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Australian Genre Publishing

Goldie Alexander's blog

Hazel Edwards talks research

Author and guest blogger Hazel Edwards,
my publisher Lindy Cameron, and me - at the
launch of That Stranger Next Door.

I've been celebrating the release of my latest YA notel, That Stranger Next Door -  a historical romance novel set in Melbourne in the 1950s - by inviting some great Australian writers to visit and talk about their writing. 

Today's guest blogger is Hazel Edwards OAM, who is most famous for the classic children's picture book There’s a Hippopotamus on our Roof Eating Cake.  Hazel loves creating quirky characters for newly-independent young readers, but writes for all ages and has published over 200 books across a range of subjects and genres.

She thrives on the research that goes into her books, like Sir Edward Weary Dunlop and Professor Fred Hollows for the Aussie Heroes series.

An expedition to Antarctica  - on an Australian Antarctic Division Arts Fellowship - resulted in three books: a novelAntarctica's Frozen Chosen; the children's picture book; Antartic Dad; and her memoir, Antarctic Writer on Ice

Hazel has also collaborated with experts in various fields to publish adult non-fiction titles; and co-written books, including f2m: the boy within, with Ryan Kennedy, a YA novel about gender transition; and Cycling Solo; Ireland to Istanbul, with her son Trevelyan Quest Edwards.

She has dropped into my blog to give some tips on research.

cheers,  Goldie



By Hazel

Researching Tips or: No, I didn’t do that book all on my own! 

‘How long did you research your book?’ is a common question at author talks. Just after, ‘Where do you get your ideas?’ or ‘How much money do you make?’

Genuine research takes longer than expected. And you need help, either ‘on the ground’ or with historical detectives.

‘How To’ adventure memoirs differ from junior history, but readers want humorous stories in accessible language. What do you need to know before walking that trail? If you were a child when Edith was growing up, what was different to now? If your parent did a bad thing, should you be blamed too?

 For Trail Magic my son Trevelyan did ALL the solo walking of the 2184 Miles of the Appalachian Trail which took nearly six months. The participant-observation research was all his effort. Plus the people–based research of other risk-takers on the trail. And he wore out two pairs of boots.

But the writing took another year and that’s where I helped him. Trevelyan prefers walking another 10 km to finishing the chapter. Procrastination detours many writers.

For Edith Cowan: a Quiet Woman of Note, in the Aussie Heroes junior historical series, the $50 note on which she’s featured was better known than she was.

Edith was a quiet achiever whose story deserved being told, especially to inspire young readers; hence the sub title. Over two years, avid researcher Gail tracked down facts, photos and even a family scandal about Edith’s father who was hanged for murder; as well as information on Edith’s work with children and families which enabled many to get an education or a job; hence the university named after her.


Expect to use only 10% of what you research. The 90% you discard is where the skill of structuring occurs.

Time-management. Avoid researchitus where you can’t bear to leave out any fact. Decide at what point you must stop.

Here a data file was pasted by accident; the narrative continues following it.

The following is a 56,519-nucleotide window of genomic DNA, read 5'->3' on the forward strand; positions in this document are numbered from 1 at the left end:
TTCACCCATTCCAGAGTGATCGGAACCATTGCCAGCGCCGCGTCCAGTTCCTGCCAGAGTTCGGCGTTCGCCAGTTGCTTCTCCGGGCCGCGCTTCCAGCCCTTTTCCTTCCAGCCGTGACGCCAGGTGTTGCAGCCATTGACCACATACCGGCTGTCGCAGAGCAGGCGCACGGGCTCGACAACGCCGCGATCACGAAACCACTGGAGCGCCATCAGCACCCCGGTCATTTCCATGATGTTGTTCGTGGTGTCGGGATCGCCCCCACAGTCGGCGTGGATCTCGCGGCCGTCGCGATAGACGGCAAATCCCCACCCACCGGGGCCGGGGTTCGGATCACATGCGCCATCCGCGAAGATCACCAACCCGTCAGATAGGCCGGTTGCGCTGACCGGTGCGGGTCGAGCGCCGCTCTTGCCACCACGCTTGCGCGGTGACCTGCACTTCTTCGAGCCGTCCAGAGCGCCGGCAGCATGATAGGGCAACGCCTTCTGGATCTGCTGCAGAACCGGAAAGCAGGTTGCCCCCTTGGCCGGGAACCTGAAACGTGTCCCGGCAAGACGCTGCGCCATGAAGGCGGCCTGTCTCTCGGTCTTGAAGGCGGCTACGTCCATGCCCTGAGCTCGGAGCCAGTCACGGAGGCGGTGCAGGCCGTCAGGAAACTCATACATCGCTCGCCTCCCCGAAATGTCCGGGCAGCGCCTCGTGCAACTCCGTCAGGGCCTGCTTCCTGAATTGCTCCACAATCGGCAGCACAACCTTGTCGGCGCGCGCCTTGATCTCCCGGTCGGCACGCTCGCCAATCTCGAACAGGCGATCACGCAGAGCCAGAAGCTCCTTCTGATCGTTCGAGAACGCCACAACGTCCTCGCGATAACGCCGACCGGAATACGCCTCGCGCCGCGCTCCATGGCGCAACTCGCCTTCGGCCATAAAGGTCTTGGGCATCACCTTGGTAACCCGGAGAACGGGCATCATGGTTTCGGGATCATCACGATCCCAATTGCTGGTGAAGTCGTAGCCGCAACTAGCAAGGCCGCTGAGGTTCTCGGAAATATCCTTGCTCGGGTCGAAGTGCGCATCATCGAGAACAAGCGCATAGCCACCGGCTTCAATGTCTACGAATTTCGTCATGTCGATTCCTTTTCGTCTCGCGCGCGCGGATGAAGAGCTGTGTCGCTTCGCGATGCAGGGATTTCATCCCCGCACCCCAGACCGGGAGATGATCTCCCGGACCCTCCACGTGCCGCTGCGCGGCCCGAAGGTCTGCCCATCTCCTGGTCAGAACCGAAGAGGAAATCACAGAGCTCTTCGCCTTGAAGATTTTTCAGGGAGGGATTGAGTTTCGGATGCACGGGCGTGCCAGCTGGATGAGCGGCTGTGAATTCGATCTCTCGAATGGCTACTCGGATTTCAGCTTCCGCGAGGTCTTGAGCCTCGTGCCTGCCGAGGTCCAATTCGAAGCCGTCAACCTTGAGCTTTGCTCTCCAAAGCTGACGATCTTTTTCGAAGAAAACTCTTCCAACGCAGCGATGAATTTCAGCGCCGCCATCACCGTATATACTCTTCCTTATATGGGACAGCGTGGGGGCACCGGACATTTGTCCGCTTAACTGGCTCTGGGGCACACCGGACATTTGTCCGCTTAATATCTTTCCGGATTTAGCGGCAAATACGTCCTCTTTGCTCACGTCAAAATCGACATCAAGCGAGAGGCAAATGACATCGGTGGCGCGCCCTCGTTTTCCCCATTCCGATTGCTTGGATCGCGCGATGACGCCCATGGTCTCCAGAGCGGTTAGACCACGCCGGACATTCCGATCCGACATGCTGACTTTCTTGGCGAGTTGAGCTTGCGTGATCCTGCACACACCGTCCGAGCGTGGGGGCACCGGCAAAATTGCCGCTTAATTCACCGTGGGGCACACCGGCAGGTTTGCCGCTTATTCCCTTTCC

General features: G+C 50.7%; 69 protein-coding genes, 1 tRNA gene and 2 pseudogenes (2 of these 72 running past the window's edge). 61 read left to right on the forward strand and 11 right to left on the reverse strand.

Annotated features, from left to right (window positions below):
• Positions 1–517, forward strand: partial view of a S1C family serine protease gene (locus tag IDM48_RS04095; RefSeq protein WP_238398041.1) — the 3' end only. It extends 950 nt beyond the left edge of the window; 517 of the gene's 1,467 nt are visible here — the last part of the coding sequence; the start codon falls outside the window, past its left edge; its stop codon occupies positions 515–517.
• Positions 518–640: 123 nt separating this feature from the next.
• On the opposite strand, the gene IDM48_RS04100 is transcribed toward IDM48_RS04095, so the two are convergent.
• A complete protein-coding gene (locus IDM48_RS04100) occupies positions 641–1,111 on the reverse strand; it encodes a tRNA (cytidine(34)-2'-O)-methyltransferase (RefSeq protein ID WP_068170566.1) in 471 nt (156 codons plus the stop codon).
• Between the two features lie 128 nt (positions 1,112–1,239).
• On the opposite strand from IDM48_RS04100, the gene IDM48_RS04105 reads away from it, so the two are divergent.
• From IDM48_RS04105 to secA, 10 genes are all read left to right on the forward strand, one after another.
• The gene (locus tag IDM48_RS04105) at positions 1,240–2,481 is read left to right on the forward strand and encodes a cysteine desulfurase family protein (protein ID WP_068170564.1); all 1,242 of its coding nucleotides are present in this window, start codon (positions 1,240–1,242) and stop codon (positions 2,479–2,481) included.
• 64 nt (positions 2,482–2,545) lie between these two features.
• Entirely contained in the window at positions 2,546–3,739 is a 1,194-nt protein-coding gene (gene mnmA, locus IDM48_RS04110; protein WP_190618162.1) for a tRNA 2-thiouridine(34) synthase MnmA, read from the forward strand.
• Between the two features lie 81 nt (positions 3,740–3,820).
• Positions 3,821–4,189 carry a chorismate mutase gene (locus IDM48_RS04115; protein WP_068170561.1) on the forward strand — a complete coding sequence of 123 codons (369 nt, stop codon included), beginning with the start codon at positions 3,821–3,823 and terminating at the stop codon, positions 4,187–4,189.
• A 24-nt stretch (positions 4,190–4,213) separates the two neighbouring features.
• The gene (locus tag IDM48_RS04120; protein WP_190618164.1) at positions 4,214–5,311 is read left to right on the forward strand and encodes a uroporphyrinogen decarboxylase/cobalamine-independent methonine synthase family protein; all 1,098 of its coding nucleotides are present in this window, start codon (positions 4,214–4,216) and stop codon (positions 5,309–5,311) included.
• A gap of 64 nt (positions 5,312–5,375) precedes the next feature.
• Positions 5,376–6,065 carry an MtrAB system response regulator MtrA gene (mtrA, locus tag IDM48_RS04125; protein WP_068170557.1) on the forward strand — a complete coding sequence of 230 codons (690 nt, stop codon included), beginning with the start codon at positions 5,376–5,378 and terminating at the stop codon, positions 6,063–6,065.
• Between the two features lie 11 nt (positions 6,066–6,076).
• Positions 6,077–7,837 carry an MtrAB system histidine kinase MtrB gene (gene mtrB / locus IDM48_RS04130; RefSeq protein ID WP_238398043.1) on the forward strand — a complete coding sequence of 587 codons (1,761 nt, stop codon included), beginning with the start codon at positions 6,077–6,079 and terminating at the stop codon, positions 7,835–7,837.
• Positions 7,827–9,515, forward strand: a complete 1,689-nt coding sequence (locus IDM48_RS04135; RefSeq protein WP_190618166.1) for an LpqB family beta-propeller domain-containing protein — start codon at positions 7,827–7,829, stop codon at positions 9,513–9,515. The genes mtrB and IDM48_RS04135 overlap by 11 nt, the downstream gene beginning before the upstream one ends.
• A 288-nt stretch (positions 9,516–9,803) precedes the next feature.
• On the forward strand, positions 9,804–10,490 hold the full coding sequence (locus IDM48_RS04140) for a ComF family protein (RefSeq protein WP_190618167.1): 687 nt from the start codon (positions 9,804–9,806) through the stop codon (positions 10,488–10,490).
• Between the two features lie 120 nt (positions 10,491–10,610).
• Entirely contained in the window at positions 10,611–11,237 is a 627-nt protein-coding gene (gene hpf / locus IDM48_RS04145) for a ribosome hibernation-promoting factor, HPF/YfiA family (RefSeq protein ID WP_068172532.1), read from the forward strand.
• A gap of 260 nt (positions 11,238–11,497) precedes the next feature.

Select the facts for your potential reader level and area of interest.

Explain any specialist terms. My son and I favoured THRU Walker as the original title for our collaboration. But the publisher warned that the status of completing this famous trail and being known as a 'THRU walker' was not as widely known as we imagined. While ‘Trail Magic’ that wonderful hospitality offered to strangers was universal.

Have both an expert and non-expert reader test the manuscript for accuracy and for interest.  

Maps make great end papers.

Sub-titles are important clues to content.

At the book launch, have a theme cake based on research. We had $50 banknote cake featuring Edith Cowan as a Woman of Note. Book covers can also be used on mousemats or banners.

Re-use your research in other fact, faction or fiction books, or just enjoy broadening your general knowledge.


For more information on Hazel Edwards, visit her website.




George Ivanoff revisits his childhood while visiting Goldie's blog


 I've been celebrating the release of my latest YA notel, That Stranger Next Door -  a historical romance novel set in Melbourne in the 1950s - by inviting some great Australian writers to visit and talk about their writing. 

Today's guest blogger is George Ivanoff  - a prolific writer of books for kids and teens — both fiction and non-fiction. His books include school readers, library reference books, chapter books, novelettes, novels and even a short story collection. He has had 86 books published so far, including the Gamers series; and his new You Choose series of interactive novels, inclduing The Treasure of Dead Man's Cove and The Maze of Doom.

He has dropped into my blog to relive his chidlhood.

cheers,  Goldie


George Ivanoff


By George

Being a writer of books for children and teens, I often quip that I write in order to relive my childhood. But when I stop to think about it, that statement is, to a large extent, true. I am inspired by my childhood obsessions, by the books I adored reading and by my experiences at school. 


My first book, Life, Death and Detention (re-released in an updated edition in 2012 by Morris Publishing Australia), is a collection of ten YA stories centered around life in high school. While I never did the more extreme things depicted in the book, each of the stories, nevertheless, began with me thinking back to my own life in high school… and extrapolating, exaggerating and making stuff up (something else I loved doing as a kid).